We have already noted how leaders already suffer from the formal communication channels undergoing filtering, revision and summarising on the way upwards through management layers. Having an open communication channel direct to staff can allow needed issues to surface and put pressure on middle management not to suppress incidents, issues and information that may have context in the senior levels of the business.

The bottom line for the leader is to keep in touch with both the employees, customers and suppliers. Responding to their direct communications is also key as many will try to talk to the leader once, and if nothing is heard back, will lose trust in the process and the genuine intent of the leader.

Once these communication channels and leader visits are in place then the leader can utilise these to further shape the workplace culture in a positive direction. Once accepted by the employee as genuine the leader can then seek to uncover, highlight and even reward achievement and demonstrated actions that reflect the workplace culture that the leader wants to encourage as the norm.

A morning tea as part of the shop floor visit, where excellence is pointed out and celebrated, staff achievements, and an update on the business health and direction, and questions from the employees present, can further imbed the connectedness between the leader and the employee group. This may be possibly circulated beyond this group to the wider organisation by a company newsletter, intranet email, or company website update.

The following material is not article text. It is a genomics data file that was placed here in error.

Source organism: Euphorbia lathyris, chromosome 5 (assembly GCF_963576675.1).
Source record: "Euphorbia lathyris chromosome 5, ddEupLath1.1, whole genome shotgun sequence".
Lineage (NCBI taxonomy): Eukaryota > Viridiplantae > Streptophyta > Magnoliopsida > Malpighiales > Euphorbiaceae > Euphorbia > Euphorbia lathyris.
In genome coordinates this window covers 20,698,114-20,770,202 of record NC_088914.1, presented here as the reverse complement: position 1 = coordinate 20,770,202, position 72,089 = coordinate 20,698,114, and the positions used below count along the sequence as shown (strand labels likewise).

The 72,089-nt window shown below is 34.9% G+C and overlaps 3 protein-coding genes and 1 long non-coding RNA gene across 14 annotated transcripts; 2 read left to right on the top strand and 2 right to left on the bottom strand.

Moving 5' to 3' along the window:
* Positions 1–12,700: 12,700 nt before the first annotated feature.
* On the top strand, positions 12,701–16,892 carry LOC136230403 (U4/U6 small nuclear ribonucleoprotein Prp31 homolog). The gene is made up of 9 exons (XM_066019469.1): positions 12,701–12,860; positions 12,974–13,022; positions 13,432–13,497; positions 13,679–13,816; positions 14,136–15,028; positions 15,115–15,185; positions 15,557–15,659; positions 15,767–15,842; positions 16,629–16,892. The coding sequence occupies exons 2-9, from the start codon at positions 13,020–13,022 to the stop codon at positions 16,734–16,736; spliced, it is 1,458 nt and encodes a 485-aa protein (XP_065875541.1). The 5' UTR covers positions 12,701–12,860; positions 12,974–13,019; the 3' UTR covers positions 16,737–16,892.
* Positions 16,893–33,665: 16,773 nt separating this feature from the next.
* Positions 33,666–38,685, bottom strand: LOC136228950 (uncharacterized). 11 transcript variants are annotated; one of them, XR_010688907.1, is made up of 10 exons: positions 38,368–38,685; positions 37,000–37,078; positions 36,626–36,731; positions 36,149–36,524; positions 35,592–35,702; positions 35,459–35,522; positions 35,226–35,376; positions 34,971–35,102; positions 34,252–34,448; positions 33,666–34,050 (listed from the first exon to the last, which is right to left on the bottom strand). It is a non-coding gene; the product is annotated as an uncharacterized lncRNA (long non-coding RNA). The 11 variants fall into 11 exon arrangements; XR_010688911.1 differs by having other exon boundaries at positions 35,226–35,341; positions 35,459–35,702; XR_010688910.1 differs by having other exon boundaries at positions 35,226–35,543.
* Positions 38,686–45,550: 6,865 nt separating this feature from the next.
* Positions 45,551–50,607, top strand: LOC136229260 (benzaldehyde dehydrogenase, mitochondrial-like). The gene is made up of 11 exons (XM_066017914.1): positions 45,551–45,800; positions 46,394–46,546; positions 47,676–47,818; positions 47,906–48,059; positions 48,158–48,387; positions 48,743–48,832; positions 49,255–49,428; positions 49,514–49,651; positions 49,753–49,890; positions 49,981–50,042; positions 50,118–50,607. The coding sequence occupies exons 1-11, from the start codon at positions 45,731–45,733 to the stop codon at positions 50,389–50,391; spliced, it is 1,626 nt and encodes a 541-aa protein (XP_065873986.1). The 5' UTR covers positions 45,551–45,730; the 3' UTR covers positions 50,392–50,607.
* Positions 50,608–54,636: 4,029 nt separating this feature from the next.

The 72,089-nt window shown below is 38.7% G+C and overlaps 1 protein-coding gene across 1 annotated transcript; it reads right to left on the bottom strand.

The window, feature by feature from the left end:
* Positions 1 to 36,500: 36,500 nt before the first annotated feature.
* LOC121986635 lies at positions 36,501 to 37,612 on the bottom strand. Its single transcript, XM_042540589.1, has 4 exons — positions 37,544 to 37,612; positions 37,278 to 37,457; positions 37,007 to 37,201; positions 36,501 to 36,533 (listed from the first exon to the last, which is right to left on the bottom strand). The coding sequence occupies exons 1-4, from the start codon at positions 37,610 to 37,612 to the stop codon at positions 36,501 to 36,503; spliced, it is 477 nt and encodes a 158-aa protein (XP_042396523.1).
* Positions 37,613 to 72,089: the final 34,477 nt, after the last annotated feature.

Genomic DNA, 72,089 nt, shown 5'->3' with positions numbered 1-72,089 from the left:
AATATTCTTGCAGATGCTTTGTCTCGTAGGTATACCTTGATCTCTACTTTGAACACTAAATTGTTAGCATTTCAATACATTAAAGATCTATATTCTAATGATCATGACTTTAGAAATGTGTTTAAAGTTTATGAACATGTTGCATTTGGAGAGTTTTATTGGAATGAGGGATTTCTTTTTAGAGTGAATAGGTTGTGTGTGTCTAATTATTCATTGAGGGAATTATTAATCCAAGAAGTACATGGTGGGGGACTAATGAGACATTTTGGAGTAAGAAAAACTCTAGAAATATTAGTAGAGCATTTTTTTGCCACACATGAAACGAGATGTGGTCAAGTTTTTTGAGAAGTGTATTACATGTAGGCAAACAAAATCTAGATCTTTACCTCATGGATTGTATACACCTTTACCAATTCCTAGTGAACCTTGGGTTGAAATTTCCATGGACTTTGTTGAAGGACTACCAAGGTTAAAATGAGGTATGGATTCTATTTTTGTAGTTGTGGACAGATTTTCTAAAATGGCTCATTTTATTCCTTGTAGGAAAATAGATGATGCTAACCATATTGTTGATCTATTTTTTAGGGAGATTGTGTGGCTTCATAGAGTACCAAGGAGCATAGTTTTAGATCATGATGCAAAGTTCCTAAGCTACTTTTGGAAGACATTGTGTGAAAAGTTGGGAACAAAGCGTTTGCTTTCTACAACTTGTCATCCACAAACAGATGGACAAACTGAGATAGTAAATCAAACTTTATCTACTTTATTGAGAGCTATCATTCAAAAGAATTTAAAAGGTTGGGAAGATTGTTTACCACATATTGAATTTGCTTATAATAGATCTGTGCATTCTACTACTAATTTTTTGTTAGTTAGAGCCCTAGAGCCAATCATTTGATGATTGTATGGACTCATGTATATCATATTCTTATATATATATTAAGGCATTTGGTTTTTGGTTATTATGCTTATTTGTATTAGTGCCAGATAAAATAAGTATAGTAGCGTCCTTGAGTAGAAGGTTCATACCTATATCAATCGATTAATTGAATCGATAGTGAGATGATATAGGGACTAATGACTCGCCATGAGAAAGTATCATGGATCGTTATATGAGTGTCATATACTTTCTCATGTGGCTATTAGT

All of these are about communication of a positive and inclusive message. The leader must embrace the notion of “staying in touch” if they are genuine in their vision of taking their business from good to great.

Please contact us for more information about the psychology of communication in the workplace and how it can drive productivity, enhanced morale, and motivation in your business.  Refer to Conscious Business Australia for further information and articles on other leadership and business psychology topics.

Have a profitable and successful month!!


Richard Boyd

Director, Conscious Business Australia